Thursday, November 15, 2018

There should be no shame in discussing fraud


Many fraud victims, when defrauded, feel intense shame and embarrassment and this often stands in the way of them reporting the fraud to the authorities.
In my own research I heard victims tell me they ‘felt like a fool’, that it was their fault, that they didn’t want to go to the police because what would the police tell them - that they were stupid or greedy?  Even when the fraud is extremely sophisticated victims tend to blame themselves.  And they are not alone.  Fraud is an organised crime, which annually claims billions of victims, but people still erroneously believe that scams only happen to gullible people, people who deserve to be taught a lesson, and that it could never happen to them. 

Humans are very good at pretending that they can control their environment or the events that happen to them.  By blaming the victims, we retain an illusion of control over our own lives.  If we think bad things only happen to those who somehow deserve it, then it means that if we do the right thing, we could prevent bad things happening to us.  This belief, that people somehow get what they deserve is known as ‘belief in just world’.  But bad things frequently happen to good people and fraud is no exception.  Fraud can also happen to those that are careful and cautious.  Many types of fraud (e.g. whale phishing) are so sophisticated that it’s difficult to tell them apart from a genuine situation.  Therefore we should strive to make fraud something we openly talk about.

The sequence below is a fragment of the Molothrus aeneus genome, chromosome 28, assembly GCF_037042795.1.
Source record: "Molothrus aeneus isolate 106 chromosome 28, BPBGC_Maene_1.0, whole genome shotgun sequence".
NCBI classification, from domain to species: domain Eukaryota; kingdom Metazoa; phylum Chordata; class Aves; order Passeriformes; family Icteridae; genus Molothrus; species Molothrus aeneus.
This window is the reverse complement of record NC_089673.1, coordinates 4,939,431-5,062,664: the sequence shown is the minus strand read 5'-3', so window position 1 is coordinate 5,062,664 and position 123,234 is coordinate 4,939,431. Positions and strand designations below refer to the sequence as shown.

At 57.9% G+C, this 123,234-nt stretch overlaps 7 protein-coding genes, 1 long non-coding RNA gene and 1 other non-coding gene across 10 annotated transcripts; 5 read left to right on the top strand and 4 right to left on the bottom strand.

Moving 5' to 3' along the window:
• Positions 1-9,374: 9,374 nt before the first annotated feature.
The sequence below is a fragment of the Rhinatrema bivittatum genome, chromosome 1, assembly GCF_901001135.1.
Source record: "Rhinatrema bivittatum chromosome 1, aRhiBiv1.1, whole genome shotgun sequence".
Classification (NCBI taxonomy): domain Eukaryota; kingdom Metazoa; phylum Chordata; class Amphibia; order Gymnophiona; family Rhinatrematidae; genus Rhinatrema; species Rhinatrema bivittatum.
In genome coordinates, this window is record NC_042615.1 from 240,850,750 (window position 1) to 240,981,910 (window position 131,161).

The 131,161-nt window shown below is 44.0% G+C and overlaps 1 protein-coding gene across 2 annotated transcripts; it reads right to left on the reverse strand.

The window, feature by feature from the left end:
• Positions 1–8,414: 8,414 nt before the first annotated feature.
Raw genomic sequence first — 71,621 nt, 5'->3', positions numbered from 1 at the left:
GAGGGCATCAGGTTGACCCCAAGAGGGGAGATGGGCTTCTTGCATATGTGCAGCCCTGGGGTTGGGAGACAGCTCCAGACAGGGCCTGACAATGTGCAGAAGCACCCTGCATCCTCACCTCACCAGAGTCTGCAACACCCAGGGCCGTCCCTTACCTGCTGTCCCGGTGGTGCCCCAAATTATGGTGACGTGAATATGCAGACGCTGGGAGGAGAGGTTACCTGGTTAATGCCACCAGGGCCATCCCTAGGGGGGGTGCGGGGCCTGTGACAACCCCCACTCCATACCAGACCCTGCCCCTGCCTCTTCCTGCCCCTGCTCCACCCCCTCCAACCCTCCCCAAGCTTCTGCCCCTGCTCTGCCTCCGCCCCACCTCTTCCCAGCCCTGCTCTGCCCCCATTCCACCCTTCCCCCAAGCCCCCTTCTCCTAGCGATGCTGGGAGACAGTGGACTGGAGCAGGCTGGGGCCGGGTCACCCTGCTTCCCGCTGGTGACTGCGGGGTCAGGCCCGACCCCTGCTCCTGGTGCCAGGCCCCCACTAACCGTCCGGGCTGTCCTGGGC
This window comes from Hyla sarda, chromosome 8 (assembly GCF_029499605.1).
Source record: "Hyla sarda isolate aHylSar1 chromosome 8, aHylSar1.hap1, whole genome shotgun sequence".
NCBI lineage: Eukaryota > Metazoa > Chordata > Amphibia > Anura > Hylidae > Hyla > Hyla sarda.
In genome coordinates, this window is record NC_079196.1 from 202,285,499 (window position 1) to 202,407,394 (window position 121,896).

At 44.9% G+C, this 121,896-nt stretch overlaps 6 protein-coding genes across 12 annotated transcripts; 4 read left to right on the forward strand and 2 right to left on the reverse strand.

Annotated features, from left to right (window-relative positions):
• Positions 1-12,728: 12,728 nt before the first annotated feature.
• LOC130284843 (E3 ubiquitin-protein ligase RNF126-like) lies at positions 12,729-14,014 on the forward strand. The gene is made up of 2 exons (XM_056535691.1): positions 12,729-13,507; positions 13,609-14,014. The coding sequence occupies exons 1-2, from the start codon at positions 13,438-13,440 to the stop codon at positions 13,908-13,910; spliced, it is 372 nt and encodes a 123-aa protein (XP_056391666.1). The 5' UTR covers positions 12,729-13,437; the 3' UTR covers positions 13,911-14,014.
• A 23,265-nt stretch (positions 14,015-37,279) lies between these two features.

Research has found that fraud victimisation can be incredibly harmful to the victim, even leading to suicide, yet it is vastly under reported and this is often down to feelings of shame and humiliation. This is especially true of repeat victims.  Those with good social ties as well as victims that have lost larger sums of money tend to report more frequently than other victims.  But reporting fraud when the amount lost is relatively insignificant is also very important.  Scammers frequently keep the amounts low to avoid detection and prosecution.  By targeting a large number of victims with small amounts scammers make it more likely that people will take the risk and see if the offer is genuine and will be less likely to report it to the authorities when they realise they have been defrauded.  This ensures the scam can be successful over a longer period of time.  

Reporting fraud every time if happens, even if it doesn’t lead to police investigation is important because the data gathered will allow the government to see the bigger picture and record levels of fraud more accurately, which leads to more funds being allocated for fraud prevention.  It also makes it more likely that a prolific scammer will be caught and prosecuted and ensures that, once they are prosecuted, there is more evidence against them, leading to tougher sanctions.  Being open and honest about fraud victimisation also makes it more likely that others will avoid the same type of scam in the future. There is no shame in being defrauded.  It’s a crime.  Let’s make perpetrators ashamed instead.

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